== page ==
Alternatively, well-thought-out unit tests can document every decision made in your code. Give each unit test one reason to fail and one thing to demonstrate.
(If you want to write code comments describing the thinking behind some hinky logic, go ahead. But remember that such comments constitute a code-smell that can lead someone smarter than you to refactor them out.)
My manager once asked me for sample code to give a customer for a feature I'd implemented. Happily, he asked after I'd drunk the test-driven development “Kool-Aid.” I found the unit test that proved the feature works and gave him that. Because the unit test passed, I knew the sample code was good. Had I been a little smarter, I'd have made it easier for my manager to see the relationship between the unit test and the feature himself.
Another time I wrote and maintained a system without any unit tests. It was a C++ system I had built before test-driven development was a thing, and CppUnit was not yet available. Regression testing was manual and tedious, which hobbled refactoring. I only dared to make tiny changes; big changes got stuck on the side for fear of breaking something. Though immediately safer, gluing things on the side increases technical debt.
Near the end of this system's lifecycle, I isolated certain key functions and wrote unit tests for them. I could then boldly refactor these parts to reduce technical debt. Unit tests have your back. Though incomplete, this expedient method extended the system's useful life for years.
Reducing Technical Debt
This suggests the first step in paying down technical debt: Write unit tests for what you care about most. Add everything you don't quite understand so you can learn by stepping through them in the debugger. Once you are convinced the code is unnecessary, then you can yank it out. The main thing is to get your head around the system's core functionality in unit-test-sized chunks.
Unit tests can guide your decision to refactor a debt-laden system or to rewrite it afresh. If you're just refactoring out technical debt, the unit tests will spare you the embarrassment of breaking important functionality. (If functionality wasn't important enough to test, maybe it still isn't unimportant.)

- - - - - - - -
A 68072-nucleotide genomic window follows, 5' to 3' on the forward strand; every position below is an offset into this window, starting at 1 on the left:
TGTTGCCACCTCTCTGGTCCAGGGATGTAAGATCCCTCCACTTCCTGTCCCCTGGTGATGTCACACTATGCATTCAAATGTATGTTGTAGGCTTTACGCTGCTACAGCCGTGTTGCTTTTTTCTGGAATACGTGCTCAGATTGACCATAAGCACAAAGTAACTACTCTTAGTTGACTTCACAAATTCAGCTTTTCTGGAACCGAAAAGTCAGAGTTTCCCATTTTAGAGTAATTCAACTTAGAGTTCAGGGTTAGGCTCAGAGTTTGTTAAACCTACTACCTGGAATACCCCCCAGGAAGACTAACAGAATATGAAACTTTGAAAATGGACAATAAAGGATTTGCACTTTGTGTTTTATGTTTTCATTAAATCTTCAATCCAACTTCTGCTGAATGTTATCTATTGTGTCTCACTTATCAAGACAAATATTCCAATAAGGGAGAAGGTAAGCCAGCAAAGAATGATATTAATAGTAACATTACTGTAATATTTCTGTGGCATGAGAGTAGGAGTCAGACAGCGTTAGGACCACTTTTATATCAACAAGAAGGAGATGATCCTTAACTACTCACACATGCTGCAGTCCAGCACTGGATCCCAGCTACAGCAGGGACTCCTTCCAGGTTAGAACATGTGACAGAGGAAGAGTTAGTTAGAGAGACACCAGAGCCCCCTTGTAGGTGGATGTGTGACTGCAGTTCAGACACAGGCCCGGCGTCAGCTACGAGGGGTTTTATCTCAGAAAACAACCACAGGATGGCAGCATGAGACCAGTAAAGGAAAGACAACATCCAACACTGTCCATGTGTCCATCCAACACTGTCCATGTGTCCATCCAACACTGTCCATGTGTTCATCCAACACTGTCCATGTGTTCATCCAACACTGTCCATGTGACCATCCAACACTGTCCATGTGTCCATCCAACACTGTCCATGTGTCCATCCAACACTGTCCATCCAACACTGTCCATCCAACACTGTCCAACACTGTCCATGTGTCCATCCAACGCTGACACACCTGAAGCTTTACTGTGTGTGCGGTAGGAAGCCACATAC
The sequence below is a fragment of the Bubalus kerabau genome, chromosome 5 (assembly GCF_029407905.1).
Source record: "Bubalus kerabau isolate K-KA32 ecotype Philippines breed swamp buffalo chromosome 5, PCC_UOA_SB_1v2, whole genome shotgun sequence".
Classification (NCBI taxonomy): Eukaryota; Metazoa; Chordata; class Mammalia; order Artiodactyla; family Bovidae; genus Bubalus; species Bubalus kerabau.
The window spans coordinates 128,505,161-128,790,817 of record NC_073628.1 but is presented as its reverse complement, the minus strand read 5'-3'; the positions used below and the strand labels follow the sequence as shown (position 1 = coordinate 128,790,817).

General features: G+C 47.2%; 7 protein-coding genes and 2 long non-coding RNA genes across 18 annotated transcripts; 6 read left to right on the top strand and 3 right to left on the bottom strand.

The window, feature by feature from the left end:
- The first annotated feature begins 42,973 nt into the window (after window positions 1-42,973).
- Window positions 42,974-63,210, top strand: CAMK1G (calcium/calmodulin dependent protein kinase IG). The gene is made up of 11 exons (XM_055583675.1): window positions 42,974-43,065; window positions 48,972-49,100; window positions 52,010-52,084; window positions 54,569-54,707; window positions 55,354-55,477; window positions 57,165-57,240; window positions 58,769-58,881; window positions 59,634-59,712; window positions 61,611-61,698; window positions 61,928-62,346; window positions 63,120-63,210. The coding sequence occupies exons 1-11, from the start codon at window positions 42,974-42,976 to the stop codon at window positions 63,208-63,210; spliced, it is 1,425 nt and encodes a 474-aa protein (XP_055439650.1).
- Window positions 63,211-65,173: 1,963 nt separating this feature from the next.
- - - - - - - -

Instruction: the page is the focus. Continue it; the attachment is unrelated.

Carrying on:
Unit tests can also serve when you're eliminating technical debt in a clean-page rewrite. The aged system I mentioned eventually had to be rewritten in C#. Happily, I could take the unit tests I'd added to the older system and port them almost unchanged to the new system.
I ran both systems in parallel before retiring the older system. The bugs in the new system arose from its greater flexibility and expanded domain. This caused some spurious failures and other coverage gaps when comparing older and newer tests. I resolved this by partitioning the test domain into three parts: old only, new only, and shared. Old tests could only be trusted in the shared part. I had to manually verify test correctness in the “new only” part, but I only had to do so once to establish baselines.
Let Unit Tests Shine a Light
Technical debt is often accrued during development because exigent circumstances narrow the engineer's focus to only the functionality needed yesterday. In the push to ship code ASAP, we skip documenting and testing our functionality. Our incomplete work bleeds the project until it is finished.
The first step to pay down technical debt is finishing the work. We're not done until there's a unit test for everything important and every unit test passes. These unit tests can illuminate our thinking when those who follow ask, "What's that doing there?"